Cindy began to think about collecting and donating books herself, to create a better, higher quality library of children’s books for the after-school program. Knowing that the existing books in the library contained little content that the children found compelling, she rooted around to find better books for the children, but, she says, “at first the effort was a little scattershot.” Then in November, 2014, she read Brown Girl Dreaming, a memoir in verse by Jacqueline Woodson, and was struck by a poem on pp. 227-228 called Stevie and Me:

Every Monday, my mother takes us

to the library around the corner. We are allowed

to take out seven books each. On those days,

no one complains

that all I want are picture books.

Those days, no one tells me to read faster

to read harder books

to read like Dell.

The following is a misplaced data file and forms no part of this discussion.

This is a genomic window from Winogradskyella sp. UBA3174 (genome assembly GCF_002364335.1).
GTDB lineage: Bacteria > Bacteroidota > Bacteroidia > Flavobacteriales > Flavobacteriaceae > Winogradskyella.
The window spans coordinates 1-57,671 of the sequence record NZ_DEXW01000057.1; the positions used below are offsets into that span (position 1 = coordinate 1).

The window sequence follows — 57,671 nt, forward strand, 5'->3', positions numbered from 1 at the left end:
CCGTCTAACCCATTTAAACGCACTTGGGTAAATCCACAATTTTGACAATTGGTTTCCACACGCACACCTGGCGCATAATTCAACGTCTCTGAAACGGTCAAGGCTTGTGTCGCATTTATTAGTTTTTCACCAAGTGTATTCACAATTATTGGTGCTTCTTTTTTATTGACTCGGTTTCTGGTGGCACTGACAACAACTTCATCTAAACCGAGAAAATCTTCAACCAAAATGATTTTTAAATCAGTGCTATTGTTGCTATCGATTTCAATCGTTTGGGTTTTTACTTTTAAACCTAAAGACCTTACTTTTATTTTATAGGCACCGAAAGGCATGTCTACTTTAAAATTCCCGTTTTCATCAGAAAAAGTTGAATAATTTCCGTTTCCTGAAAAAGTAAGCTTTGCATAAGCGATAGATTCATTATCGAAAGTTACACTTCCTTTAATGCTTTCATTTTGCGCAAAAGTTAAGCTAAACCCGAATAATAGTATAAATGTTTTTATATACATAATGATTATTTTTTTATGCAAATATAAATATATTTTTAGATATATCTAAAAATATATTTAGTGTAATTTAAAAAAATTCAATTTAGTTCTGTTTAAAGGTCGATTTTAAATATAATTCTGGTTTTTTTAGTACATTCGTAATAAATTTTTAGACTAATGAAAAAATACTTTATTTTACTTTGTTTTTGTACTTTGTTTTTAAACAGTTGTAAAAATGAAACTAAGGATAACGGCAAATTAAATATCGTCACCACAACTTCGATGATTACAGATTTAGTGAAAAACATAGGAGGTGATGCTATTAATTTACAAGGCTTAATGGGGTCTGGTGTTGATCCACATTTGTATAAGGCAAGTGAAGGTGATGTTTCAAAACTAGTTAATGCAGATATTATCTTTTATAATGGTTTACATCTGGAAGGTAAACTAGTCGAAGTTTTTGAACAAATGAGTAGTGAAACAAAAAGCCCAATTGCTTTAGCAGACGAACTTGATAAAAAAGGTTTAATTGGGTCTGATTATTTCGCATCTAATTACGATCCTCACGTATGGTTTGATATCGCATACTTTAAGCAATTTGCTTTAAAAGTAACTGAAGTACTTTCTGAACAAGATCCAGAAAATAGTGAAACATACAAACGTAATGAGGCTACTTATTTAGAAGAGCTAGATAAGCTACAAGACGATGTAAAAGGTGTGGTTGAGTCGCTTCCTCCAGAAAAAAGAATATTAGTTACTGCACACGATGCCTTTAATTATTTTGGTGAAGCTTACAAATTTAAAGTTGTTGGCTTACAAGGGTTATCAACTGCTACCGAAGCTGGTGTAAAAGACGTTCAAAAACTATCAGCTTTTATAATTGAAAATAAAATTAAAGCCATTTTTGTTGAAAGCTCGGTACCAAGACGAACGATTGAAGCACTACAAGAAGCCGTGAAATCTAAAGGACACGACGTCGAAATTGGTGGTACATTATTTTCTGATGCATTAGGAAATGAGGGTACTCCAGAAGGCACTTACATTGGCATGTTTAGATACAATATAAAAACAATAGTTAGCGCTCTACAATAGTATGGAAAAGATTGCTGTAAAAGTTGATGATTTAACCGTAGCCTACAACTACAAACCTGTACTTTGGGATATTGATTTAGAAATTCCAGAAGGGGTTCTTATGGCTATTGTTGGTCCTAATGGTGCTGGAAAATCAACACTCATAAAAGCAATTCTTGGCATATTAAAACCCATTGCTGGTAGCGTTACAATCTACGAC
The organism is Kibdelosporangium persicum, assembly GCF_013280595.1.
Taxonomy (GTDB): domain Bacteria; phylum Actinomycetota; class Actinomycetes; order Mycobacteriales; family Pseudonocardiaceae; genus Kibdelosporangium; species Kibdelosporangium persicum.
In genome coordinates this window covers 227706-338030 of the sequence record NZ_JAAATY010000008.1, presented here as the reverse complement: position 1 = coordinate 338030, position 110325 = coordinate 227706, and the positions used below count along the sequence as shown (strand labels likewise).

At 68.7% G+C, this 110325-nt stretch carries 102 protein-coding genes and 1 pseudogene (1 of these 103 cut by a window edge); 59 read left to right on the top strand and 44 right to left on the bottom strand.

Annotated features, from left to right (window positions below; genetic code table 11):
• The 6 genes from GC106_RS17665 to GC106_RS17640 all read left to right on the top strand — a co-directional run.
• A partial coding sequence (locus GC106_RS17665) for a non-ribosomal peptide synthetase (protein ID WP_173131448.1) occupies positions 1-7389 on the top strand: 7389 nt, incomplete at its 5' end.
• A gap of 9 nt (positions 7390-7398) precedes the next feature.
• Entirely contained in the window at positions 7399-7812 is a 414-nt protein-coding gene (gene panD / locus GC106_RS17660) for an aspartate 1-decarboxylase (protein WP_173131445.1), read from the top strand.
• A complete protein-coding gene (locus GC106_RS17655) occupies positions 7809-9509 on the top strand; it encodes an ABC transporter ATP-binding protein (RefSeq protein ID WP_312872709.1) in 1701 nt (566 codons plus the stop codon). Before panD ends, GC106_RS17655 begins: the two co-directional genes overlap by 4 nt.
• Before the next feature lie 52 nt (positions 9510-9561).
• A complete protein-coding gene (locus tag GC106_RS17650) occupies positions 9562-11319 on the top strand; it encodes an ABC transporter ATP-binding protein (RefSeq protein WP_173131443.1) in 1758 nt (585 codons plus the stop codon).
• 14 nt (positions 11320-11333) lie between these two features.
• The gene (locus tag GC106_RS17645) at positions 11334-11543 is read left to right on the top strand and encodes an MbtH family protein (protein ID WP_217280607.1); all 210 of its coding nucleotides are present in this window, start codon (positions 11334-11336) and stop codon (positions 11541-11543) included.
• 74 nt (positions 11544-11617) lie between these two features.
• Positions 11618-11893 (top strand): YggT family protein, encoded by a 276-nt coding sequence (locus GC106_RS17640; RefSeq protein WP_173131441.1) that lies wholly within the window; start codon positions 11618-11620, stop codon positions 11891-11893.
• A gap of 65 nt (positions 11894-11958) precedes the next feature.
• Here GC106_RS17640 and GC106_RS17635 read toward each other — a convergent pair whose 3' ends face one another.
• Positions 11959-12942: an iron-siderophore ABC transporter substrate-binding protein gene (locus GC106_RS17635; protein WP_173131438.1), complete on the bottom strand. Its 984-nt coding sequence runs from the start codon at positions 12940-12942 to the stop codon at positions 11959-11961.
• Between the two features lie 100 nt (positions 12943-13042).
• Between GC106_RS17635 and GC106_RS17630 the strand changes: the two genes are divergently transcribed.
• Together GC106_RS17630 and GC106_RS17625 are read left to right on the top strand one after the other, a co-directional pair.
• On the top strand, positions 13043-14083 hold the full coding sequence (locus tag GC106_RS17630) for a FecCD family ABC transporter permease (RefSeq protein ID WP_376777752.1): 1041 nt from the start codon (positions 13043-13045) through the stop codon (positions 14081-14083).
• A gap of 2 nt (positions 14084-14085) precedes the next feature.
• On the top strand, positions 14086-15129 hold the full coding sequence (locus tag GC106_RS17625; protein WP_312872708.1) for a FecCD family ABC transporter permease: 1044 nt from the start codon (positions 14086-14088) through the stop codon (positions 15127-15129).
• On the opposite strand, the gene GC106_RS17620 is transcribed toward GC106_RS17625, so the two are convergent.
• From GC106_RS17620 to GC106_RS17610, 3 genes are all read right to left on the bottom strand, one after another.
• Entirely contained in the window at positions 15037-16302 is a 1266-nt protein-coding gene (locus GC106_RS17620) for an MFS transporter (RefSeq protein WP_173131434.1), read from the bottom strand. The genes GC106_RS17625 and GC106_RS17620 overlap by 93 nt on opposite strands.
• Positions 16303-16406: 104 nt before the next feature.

No one is there to say, Not that book,

when I stop in front of the small paperback

with a brown boy on the cover.


One day my momma told me,

“You know you’re gonna have

a little friend come stay with you.”

And I said, “Who is it?”

If someone had been fussing with me

to read like my sister, I might have missed

the picture book filled with brown people, more

brown people than I’d ever seen

in a book before.

If someone had taken

that book out of my hand

said, You’re too old for this


I’d never have believed

that someone who looked like me

could be in the pages of the book

that someone who looked like me

had a story.